Immerse Yourself in Your Home Theater
Watching movies at home has become an ever more popular alternative to going out. TVs are getting bigger and sound is getting better.
How Many Channels Do You Need?
Stereo sound developed because people have two ears, and they are innately directional. The more audio channels you have, the better spatial separation the system can generate. This helps create the feeling of immersion by putting you in the center of the soundscape; sounds that would naturally come from a given direction can actually come from that direction. There are three different kinds of channels, plus the subwoofer.
- Front: With either two or three speakers, this gives you stereo separation and form the base of any system. The optional third channel is the center speaker, which handles dialogue and makes it easier to understand the actors.
- Rear: These speakers add immersion by centering you in the soundscape. The most common setups feature two rear speakers, although some do include a rear center speaker as well.
- Surround: Moving up to 7.1 audio gives you surround speakers that fit off to the sides. It's an incremental improvement and more difficult to wire.
- Subwoofer: The sub provides the deep bass that gives you the sensation of being there. You only need one sub because it's not directional so there's no benefit from spatial separation.
How Do You Choose a Receiver?
In many ways the Receiver is the heart of your home theater experience. It gathers all the signals from your various source media and outputs them to your amplifier and speakers. It lets you control all your audio and video entertainment from a single remote and enjoy the experience of music and movies without leaving your home. The trick is finding the right balance of features to meet your needs:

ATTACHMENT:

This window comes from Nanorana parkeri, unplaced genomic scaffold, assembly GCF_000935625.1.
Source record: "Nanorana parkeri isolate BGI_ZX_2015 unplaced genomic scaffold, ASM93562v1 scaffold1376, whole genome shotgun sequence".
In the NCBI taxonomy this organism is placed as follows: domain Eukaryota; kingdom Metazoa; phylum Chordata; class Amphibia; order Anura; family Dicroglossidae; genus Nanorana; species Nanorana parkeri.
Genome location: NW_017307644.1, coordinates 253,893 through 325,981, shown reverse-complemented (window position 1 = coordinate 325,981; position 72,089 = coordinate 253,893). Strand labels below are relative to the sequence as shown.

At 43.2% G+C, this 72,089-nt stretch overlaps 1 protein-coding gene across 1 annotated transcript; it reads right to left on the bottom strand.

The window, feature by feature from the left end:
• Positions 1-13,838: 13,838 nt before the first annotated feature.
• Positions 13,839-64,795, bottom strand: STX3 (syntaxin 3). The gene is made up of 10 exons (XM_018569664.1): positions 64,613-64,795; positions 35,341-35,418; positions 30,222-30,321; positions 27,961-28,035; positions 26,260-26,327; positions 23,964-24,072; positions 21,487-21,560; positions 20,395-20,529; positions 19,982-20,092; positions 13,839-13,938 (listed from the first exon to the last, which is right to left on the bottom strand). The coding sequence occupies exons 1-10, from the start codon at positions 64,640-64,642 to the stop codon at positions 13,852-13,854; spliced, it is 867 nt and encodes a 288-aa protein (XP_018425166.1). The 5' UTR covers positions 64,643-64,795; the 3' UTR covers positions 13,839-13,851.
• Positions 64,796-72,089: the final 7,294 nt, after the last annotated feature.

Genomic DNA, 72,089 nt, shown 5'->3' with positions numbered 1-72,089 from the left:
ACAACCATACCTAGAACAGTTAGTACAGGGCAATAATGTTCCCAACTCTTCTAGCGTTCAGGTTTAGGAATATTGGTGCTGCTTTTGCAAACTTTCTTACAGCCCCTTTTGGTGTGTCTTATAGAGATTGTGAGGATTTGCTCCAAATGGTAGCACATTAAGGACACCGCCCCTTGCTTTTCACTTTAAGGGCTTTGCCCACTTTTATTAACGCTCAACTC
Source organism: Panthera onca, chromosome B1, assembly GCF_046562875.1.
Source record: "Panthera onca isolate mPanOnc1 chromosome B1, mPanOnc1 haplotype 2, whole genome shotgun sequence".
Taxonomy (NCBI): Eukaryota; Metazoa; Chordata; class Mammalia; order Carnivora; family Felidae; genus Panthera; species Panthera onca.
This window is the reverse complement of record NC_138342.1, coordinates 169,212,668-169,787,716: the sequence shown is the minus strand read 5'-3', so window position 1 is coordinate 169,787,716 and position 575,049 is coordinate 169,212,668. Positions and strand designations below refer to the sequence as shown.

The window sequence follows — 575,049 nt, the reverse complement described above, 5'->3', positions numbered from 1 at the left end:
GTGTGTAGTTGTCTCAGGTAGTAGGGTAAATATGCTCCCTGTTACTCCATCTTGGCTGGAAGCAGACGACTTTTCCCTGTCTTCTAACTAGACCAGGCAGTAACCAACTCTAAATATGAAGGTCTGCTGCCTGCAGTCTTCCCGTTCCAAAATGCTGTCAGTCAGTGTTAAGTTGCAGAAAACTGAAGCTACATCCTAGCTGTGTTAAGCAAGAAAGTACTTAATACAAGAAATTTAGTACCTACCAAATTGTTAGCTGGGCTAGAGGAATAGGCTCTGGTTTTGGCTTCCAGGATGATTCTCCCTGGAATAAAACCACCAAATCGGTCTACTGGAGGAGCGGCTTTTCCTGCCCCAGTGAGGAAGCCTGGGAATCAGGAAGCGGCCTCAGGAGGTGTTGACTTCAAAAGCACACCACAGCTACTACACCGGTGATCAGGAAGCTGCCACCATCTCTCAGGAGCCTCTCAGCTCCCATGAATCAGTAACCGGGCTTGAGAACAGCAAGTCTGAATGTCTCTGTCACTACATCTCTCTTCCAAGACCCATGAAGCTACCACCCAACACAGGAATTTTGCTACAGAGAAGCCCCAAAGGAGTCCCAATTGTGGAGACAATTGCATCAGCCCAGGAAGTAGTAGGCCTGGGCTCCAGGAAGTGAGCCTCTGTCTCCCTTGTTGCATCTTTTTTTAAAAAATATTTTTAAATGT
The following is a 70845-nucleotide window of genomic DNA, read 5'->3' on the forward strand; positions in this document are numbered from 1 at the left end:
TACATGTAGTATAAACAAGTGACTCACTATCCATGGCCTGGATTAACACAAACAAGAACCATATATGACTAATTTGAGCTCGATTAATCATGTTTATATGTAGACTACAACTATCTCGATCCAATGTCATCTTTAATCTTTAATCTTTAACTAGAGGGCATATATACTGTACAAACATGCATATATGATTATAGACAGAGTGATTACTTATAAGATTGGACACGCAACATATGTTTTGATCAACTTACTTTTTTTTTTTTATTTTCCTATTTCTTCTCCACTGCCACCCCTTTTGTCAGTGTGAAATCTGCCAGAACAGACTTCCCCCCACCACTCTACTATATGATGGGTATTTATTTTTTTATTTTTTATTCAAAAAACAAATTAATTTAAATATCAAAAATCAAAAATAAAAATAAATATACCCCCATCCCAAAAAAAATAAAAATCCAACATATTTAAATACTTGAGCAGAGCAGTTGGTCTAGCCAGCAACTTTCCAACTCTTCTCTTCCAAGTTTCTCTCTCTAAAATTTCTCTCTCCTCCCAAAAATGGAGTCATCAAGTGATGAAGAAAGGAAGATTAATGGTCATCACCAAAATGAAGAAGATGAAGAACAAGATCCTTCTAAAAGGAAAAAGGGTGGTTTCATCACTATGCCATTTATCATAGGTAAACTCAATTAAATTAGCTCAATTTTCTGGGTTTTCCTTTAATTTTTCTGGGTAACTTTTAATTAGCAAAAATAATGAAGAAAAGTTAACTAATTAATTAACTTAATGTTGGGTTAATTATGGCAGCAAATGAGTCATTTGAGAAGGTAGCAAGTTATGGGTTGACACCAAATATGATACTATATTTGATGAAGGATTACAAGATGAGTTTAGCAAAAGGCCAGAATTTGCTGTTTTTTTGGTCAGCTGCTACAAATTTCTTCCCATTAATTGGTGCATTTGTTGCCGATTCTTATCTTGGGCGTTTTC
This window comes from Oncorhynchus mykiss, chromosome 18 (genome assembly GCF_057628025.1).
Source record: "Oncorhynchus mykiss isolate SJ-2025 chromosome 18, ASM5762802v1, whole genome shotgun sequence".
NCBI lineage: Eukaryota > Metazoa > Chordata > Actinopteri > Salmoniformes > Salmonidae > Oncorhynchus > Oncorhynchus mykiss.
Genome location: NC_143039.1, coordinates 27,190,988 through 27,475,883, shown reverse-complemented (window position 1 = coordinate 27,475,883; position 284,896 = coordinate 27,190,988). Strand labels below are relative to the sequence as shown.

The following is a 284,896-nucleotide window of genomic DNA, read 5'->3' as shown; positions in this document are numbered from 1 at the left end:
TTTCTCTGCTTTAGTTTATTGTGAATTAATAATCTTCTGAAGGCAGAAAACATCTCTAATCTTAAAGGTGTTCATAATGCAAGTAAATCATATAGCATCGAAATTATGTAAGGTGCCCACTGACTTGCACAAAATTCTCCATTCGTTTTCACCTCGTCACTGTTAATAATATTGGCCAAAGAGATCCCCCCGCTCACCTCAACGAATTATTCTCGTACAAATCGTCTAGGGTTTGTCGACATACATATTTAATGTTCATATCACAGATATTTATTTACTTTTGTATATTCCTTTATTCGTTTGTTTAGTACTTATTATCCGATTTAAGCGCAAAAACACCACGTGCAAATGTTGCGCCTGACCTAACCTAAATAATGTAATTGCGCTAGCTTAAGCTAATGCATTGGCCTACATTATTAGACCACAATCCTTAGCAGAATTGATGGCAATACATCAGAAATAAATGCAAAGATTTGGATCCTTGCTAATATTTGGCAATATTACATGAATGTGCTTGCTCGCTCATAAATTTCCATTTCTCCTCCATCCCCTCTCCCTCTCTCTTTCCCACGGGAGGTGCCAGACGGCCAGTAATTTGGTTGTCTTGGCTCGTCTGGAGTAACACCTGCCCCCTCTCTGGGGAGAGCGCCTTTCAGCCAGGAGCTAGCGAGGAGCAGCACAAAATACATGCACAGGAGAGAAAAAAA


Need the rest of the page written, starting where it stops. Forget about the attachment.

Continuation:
- Inputs: The more inputs you have, the more devices you can connect, it's also helpful to have a good mix of both digital and analog inputs to deal with different devices.
- Power: A 400-Watt receiver like the Kenwood VR-405 has a total output of 400 Watts but can only put out 80 Watts per channel. Always check how much power can go to each speaker, as that may be more important than total power.
- Outputs: Outputs involve more than just audio channels. For example, the Kenwood VR-615 has two AC power outlets as well as being a 5.1 channel AV receiver. That way you can shut off the power to multiple devices at once.
The Evolution of Receivers
At one time, all you needed was a decent stereo receiver; it only handled music and had two channels of audio output for a basic speaker system. Since then, receivers have moved from strictly handling audio to managing an entire audiovisual experience.
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